Installation exploring contemporary migration

From the Maltese islands to Sicily and Tunisia, the project contemplates the routes of the Mediterranean.

Anne Immelé’s project Melita, מלט −mlṭ, refuge started in Malta during her visits in different caves throughout the islands, coming across traces of Phoenician civilisations in the wider contemporary context of an active migratory crisis. Since ancient times, human beings have sought refuge as a critical component for survival. The notion of refuge is especially anchored culturally in the history of Malta, whose Catholicity is also rooted in the biblical tale of Saint Paul’s shipwreck and his finding shelter in a cave on the island.

From the Maltese islands, Immelé travels to Sicily and Tunisia to contemplate contemporary migratory routes across the Mediterranean Sea, engaging in a poetic association with the voyages of the Phoenicians in antiquity. The Phoenicians, merchant conquerors who established base in various Mediterranean civilisations, have established a documented network of routes throughout this body of water between 1200 – 300 BC.

The installation suggests an array of polyphonic stories interfacing disparate voices and routes in the Mediterranean space and time. This juxtaposition of ancient routes of commercial conquest with contemporary migratory ones brings forth poignant shared narratives, enabling also fresh perspectives of the present. Her photos are rooted in the geo-political complexity of the contemporary migrant condition but distinguish themselves from a work of reportage by inviting a broader temporal and geographical perspective. As a body of work in its totality, Melita then effectively proposes its own personal, political and poetic trajectory.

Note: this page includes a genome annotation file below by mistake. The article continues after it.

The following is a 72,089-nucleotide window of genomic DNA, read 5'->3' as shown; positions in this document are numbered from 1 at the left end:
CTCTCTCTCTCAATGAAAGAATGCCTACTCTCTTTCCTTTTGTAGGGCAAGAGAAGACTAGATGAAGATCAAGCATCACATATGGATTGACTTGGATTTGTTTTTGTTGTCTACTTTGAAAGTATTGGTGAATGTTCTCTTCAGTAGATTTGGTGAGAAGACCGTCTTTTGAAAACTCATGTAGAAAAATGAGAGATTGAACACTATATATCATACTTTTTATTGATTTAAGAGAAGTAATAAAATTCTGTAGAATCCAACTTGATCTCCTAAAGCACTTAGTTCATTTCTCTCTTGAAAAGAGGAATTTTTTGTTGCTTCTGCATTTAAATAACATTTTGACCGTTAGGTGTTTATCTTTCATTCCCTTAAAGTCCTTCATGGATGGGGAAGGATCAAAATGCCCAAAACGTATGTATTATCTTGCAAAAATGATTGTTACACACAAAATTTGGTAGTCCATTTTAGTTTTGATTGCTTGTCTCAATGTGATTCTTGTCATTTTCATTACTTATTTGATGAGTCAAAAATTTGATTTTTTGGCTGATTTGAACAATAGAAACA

Anne Immelé photographed Maltese Phoenician caves, punic temple remains, punic archeological sites such as Mozia Island (Sicily), Kerkouane and Carthage (Tunisia). She highlights their mineral characteristics, evoking their timelessness. In echo, her portraits of sub-Saharan refugees convey the ephemerality of human life’s moments and life paths.

Anne Immelé is a photographer and exhibition curator based in Mulhouse, France. Her photographs examine the myriad of dimensions to our relationship with the territory: geographical, human and social, as well as memorial and poetic. It is through editing and display that her images enter into dialogue with each other, creating a ground for confrontation. While her photographic output is exhibited regularly on an international level, she also teaches at the HEAR (Haute école des arts du Rhin).

The installation runs at Spazju Kreattiv from March 1 to April 7.

Related Posts